Google employees uncover ongoing work on censored China search – The Intercept

What happened: Google employees have identified ongoing work on a batch of code associated with the company’s controversial project aimed at developing a censored search engine for China, despite management moving engineers away from the project last year. The group of employees launched an investigation in response to a dissatisfying a lack of communication from the search giant’s leadership about the project.

Why it’s important: Dubbed Dragonfly, the project was subject to outcry last year as employees expressed concern that the Chinese government would require Google to censor search results should the company choose to launch the search engine. Following complaints from Google’s privacy team, developers lost access to data from Beijing-based website 265.com, which they were using to learn about Chinese search habits and develop blacklists to comply with Chinese regulations, effectively ending the project. Despite this, the allure of the Chinese market has seemingly continued to woo Google executives including CEO Sundar Pichai, who in December claimed before US lawmakers that the company was exploring the idea, though it had no plans to relaunch its search business in China.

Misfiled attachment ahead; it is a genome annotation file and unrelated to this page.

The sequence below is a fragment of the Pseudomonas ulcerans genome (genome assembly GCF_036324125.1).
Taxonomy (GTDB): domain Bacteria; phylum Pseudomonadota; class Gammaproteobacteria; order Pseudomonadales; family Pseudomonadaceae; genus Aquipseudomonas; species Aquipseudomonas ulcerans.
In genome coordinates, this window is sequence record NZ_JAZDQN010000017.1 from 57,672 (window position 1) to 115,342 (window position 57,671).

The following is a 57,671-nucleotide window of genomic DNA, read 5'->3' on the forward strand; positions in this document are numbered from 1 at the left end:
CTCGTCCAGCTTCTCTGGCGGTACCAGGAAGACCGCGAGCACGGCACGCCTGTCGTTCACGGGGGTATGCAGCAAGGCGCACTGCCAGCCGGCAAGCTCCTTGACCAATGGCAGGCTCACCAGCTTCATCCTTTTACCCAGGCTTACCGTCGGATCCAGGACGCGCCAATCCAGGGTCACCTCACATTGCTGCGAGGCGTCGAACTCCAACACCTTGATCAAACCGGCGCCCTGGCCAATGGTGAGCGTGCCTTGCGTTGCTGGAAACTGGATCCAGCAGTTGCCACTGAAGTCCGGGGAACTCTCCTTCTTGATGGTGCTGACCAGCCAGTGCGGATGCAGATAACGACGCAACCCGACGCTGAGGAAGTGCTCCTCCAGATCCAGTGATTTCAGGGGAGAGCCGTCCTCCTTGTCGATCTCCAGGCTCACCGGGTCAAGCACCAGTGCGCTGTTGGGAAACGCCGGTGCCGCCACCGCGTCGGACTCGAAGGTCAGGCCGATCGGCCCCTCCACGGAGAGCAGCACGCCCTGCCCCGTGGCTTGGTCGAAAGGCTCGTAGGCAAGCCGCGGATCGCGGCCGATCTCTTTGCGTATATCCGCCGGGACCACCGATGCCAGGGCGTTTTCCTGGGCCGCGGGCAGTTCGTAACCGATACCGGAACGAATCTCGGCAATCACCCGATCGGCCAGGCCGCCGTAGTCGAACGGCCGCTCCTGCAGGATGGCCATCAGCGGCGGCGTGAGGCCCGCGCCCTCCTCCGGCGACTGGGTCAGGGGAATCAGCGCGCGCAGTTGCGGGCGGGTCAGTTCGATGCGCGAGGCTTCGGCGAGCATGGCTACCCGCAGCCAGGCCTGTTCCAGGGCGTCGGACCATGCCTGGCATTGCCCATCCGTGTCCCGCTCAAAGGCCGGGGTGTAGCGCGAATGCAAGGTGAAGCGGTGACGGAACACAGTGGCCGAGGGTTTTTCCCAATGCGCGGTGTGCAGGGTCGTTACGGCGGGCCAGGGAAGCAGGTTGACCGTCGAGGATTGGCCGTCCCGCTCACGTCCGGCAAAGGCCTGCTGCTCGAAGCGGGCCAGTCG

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Chris Udemans

Christopher Udemans is a Shanghai-based data and graphics reporter. He covers Chinese artificial intelligence, mobility, and cybersecurity. You can contact him at chrisudemans [at] technode [dot] com.